The Curious Case of the Pulsating Wall Leak

One of my more perplexing investigations was a case of reported water intrusion in a commercial fast-food restaurant. The water intrusion was reportedly occurring in the kitchen area, where limited food preparation and housekeeping activities occurred. The interior wall surfaces were finished with plastic laminate panels, which precluded direct examination of wall framing conditions.

Commercial food storage racks and tables further compounded access to an area where some interior finishes had been removed at the base of the wall, revealing a crack in the base of a concrete curb wall. Staining and wetted conditions were concentrated around the crack, so we cleared out the area and brought in some better lighting. Sure enough, the moisture-related damages and staining patterns were almost perfectly symmetrical around the crack in the concrete foundation curb.

And then we noticed something fascinating. The water wasn’t wicking into the building through the crack; it was pulsing into the building at a very low, but regular frequency. We noted that every 2 to 3 minutes, a small quantity of water flowed through the crack and into the building. This pattern was repeated over and over. Since there was no sewer or chemical odor associated with the liquid entering the building, I decided to have a look at the exterior face of the wall. I thought perhaps a malfunctioning sprinkler might be the cause.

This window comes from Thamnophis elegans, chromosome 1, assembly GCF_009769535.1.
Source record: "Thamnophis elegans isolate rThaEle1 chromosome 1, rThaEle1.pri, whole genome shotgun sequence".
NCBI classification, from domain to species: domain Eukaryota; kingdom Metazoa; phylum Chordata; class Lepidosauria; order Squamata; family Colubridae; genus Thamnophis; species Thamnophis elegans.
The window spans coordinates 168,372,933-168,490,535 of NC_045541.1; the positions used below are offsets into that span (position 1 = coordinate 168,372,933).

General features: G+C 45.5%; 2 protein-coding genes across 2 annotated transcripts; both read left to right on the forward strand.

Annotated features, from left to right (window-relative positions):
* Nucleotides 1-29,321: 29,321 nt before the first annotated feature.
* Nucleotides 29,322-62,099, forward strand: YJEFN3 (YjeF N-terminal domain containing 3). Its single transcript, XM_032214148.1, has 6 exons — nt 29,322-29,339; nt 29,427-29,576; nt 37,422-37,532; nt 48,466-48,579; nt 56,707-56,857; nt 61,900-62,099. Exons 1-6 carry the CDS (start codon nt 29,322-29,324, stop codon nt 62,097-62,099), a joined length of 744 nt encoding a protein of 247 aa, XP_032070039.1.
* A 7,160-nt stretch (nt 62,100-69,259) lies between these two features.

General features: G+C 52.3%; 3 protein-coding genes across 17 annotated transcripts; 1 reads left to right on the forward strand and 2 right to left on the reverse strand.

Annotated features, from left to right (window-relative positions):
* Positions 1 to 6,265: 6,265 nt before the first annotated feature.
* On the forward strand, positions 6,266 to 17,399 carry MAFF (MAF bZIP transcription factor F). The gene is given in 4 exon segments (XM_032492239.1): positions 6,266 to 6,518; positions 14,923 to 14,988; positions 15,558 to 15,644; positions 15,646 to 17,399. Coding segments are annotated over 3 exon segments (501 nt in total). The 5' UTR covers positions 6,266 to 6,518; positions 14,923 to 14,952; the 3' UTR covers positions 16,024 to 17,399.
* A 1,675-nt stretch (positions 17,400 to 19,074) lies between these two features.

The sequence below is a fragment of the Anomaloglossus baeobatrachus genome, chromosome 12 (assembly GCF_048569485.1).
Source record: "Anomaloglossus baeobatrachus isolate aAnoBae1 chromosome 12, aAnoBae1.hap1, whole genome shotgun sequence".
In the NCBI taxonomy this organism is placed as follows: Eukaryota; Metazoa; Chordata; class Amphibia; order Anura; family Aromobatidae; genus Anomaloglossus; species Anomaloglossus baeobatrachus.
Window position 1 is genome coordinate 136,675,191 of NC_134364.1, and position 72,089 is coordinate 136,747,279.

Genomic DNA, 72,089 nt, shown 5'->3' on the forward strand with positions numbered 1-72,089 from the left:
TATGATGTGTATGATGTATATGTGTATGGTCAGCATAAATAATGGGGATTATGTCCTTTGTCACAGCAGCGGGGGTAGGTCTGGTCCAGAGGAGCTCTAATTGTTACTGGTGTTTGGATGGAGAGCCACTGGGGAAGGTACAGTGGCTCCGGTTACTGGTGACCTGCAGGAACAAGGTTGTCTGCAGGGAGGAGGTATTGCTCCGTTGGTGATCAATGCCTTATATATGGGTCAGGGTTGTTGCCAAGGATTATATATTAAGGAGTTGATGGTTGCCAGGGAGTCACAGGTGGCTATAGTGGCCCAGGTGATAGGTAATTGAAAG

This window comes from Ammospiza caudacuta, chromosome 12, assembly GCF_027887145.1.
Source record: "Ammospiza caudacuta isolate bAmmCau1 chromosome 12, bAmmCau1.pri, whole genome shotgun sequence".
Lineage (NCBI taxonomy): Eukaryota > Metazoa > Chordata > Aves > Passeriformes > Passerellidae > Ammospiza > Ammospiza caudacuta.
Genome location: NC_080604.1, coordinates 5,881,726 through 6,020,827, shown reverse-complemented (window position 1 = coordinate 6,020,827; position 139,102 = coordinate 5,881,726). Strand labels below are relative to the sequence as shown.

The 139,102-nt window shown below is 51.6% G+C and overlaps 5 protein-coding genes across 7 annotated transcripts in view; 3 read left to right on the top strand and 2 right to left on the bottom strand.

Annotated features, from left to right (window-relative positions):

Once outside, I had a look at the exterior face of the foundation. There were no planter strips or malfunctioning sprinklers. The concrete paved drive lane was immediately adjacent to the wall and cracked curb. Puzzled, I sat there a bit and watched the cars lining up for their lattes and frappes. I marveled at how quickly the restaurant was able to get the customers through the lines…almost every 2 to 3 minutes!

This was my aha moment.

During a rare lull in the flow of traffic through the pickup window, I had a close look at the concrete pavement. It was in rough shape, and the slab had been fractured into several subsections with multiple through-depth cracks. While examining the slab, a VW Passat interrupted my musing. As I watched the relatively lightweight passenger vehicle drive over the cracked pavement, I noted the behavior of one particularly mischievous section. It appeared to rock back and forth approximately ½ inch under the weight of each passing wheel load. The standing puddle next to the slab section, an unwitting co-conspirator, would temporarily empty before being refilled by the adjacent saturated soils.

What I realized is that the cars – by simply driving over the broken concrete slab section – were unwittingly pumping water into the building.

This one was an easy fix – a properly reinforced replacement drive slab – and problem solved. But diagnosing it required good observation skills and the ability to make connections—the cadence of the water intrusion matching that of the cars going through the line tipped me off to the source of the problem. I decided to treat myself to a celebratory beverage.

Make that a tall Americano, please, straight up – no extra pumps.

Scott Thomas